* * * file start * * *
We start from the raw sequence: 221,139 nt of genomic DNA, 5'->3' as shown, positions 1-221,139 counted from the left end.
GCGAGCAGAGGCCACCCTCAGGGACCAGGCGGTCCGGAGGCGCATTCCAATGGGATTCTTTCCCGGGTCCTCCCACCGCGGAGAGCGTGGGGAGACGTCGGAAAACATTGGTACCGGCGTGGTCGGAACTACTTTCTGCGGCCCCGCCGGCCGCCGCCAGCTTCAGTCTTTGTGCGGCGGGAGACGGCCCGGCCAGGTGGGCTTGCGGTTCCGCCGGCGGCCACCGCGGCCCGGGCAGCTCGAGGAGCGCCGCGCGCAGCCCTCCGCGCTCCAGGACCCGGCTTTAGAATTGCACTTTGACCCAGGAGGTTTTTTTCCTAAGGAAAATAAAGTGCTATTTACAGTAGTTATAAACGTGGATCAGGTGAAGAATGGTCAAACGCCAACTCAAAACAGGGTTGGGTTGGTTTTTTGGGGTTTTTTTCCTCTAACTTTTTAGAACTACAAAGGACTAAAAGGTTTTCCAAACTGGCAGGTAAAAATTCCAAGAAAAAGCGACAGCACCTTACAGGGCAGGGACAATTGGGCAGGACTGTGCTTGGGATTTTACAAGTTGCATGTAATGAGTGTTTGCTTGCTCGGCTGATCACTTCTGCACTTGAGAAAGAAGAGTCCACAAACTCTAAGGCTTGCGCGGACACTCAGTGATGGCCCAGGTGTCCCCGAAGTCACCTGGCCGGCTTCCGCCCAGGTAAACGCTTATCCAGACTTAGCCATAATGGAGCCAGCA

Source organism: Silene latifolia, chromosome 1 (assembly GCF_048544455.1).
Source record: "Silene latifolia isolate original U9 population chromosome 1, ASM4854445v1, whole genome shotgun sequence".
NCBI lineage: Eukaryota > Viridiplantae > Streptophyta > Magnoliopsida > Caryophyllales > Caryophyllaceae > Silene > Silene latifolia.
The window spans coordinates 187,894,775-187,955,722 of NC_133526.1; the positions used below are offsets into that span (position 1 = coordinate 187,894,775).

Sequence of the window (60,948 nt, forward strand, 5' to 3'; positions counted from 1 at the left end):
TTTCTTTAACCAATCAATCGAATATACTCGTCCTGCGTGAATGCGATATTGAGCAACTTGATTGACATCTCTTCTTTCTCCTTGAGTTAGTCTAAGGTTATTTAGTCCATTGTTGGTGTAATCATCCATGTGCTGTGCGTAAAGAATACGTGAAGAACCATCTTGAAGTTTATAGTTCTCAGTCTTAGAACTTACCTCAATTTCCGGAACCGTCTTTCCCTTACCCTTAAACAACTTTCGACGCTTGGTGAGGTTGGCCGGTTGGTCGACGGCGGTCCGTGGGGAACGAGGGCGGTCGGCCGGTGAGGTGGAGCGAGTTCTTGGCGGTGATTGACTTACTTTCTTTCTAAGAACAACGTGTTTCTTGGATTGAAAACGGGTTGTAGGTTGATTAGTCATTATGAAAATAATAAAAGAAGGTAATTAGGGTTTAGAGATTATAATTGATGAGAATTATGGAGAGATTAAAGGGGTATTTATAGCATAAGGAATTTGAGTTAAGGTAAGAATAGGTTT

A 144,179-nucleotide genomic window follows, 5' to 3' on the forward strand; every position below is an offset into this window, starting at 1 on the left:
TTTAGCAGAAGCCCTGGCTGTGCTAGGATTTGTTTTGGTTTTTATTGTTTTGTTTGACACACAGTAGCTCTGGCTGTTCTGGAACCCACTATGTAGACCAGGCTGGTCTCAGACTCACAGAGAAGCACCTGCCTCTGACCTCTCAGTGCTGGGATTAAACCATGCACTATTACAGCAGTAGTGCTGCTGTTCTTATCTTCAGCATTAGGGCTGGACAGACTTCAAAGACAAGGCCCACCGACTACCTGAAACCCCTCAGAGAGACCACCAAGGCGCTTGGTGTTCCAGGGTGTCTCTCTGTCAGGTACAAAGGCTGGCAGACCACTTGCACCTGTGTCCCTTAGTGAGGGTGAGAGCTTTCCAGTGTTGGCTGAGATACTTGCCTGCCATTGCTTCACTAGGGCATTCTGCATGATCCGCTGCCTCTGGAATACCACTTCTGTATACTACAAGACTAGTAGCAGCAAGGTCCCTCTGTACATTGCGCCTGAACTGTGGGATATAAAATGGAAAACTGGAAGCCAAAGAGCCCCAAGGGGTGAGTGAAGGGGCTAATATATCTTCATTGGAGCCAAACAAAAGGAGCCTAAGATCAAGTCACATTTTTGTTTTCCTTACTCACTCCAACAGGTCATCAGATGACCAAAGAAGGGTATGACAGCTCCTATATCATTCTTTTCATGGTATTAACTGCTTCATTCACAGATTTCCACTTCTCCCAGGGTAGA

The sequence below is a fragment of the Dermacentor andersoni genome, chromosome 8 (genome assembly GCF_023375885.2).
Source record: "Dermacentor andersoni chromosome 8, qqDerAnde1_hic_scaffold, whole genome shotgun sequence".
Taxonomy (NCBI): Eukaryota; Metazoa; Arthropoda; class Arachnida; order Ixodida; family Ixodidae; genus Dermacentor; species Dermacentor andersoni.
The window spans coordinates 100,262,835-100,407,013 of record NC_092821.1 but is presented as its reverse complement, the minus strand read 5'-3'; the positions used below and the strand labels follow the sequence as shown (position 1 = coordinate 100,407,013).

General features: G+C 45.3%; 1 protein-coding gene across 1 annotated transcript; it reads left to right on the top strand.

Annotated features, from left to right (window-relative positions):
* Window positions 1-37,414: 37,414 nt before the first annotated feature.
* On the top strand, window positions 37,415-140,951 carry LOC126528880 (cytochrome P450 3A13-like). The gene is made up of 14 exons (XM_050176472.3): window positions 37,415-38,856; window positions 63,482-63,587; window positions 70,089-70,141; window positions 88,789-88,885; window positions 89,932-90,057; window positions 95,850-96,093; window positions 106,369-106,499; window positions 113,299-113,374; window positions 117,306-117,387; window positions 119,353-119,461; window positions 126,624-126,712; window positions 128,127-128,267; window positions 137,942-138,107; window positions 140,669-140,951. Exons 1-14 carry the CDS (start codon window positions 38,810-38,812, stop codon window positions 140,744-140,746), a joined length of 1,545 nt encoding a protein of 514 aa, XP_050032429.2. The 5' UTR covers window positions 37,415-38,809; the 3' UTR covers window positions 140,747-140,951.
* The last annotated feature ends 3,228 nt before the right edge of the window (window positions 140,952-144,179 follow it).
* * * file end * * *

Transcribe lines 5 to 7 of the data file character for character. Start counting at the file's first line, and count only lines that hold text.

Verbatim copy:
NCBI lineage: Eukaryota > Viridiplantae > Streptophyta > Magnoliopsida > Caryophyllales > Caryophyllaceae > Silene > Silene latifolia.
The window spans coordinates 187,894,775-187,955,722 of NC_133526.1; the positions used below are offsets into that span (position 1 = coordinate 187,894,775).

Sequence of the window (60,948 nt, forward strand, 5' to 3'; positions counted from 1 at the left end):